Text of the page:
What are your perspectives on ecosocialism as an emerging ideological orientation at the intersection of social and environmental crisis and struggle? (For instance, The Ecosocialist Manifesto / Belem Declaration of 2009, The Enemy of Nature, by Joel Kovel, or The Plan Patria 2013-2019 of the Venezuelan government.)

JMS:   Monopoly capitalism is the plunderer of both the labor power of the working class and the natural resources used in the process of production. It is driven by the profit motive to exploit, pollute and destroy the environment without minding the lethal consequences to the very existence of humankind. As the social and environmental crisis worsens, it is necessary for the working class and the rest of the people to struggle against monopoly capitalism, to establish the power of the working class, to protect the environment and fight for socialism.

The International League of Peoples’ Struggle, which I chair, studies the various perspectives, like those in publications that you have mentioned, to adopt points for strengthening our own perspective. We advocate the most effective line and measures for stopping and rolling back global warming, and we strive to arouse, organize and mobilize the working class and the people for the anti-imperialist and socialist cause against monopoly capitalism, which is clearly the biggest culprit responsible for the social and environmental catastrophe that we face.

What should the ideological orientation of the revolutionary movement be to mining in the Philippines? Many indigenous peoples and environmentalists oppose mining altogether, in favor of an ancestral mode of production in harmony with the ecosystem, a perspective which found internationalist expression this year around the International People’s Conference on Mining 2015. Others in the revolutionary movement see mining not only as an indispensable source of revenue, but as prerequisite for passing through the necessary “stages” toward socialism (primitive accumulation, industrialization, formation of proletariat, etc). This is also a burning issue from India to Ecuador, where indigenous cosmovision confronts proletarian developmentalism over what course the revolutionary movement should take. As Arundhati Roy asks about the future of revolution in India, “can we leave the bauxite in the mountain?”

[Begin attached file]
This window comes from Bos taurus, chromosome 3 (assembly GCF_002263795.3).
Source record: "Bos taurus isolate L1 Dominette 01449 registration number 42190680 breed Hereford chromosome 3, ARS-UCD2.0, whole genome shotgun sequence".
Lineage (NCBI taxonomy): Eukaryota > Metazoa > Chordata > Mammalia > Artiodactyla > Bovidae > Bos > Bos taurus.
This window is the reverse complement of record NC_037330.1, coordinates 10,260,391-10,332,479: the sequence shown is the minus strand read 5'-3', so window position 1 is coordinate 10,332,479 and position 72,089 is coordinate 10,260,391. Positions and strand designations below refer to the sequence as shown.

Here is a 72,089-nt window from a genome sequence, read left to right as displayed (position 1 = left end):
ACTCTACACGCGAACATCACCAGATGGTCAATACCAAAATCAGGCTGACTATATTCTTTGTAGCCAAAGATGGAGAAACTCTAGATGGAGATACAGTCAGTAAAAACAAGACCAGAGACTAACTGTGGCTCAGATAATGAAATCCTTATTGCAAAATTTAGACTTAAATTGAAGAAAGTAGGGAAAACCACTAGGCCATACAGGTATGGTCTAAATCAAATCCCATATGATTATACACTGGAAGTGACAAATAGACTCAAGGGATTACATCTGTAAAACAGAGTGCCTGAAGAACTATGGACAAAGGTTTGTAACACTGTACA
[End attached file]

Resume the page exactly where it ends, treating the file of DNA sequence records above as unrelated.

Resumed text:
JMS: The given situation in the Philippines under the hegemony of the US and other imperialist powers and the local exploiting classes of big compradors and landlords, is that mining firms can be owned totally by foreign monopoly firms. Limitless truckloads of raw mineral ores from so many parts of the country are being shipped out at a rapid rate to China, Japan and other countries for processing. Some mining firms specializing in precious metals like gold, silver, platinum and palladium fly them out by helicopter to ships waiting at sea.

Under the present circumstances, it is just for the indigenous peoples and for environmentalists to oppose totally the unrestricted mining by the imperialist and local reactionaries for their own narrow benefit at great damage to the entire people, economy and environment. But it is wrong to glorify underdevelopment and condone the social environment of widespread poverty, malarial swamps, malnutrition and disease in the name of a romantic, idylicized communalism. The new democratic or socialist system, shall guarantee the wise utilization of natural resources, protection of the environment and the free and prior informed consent of the indigenous communities as well as the prior provision of benefits and sharing of prospective benefits.

There would be wiser utilization of natural resources and a higher level of environmental protection and conservation of the national patrimony if the Filipino people themselves, under a people’s democratic or socialist government, process the raw materials from the primary stage to the secondary and tertiary stages. It is sheer nonsense to reduce the Filipino people to a choice of underdevelopment under Filipinos who merely keep their rich natural resources in the ground or foreign monopoly capitalists who take away the nonreplaceable raw mineral ores. Socialism entails a further development of the forces and relations of production.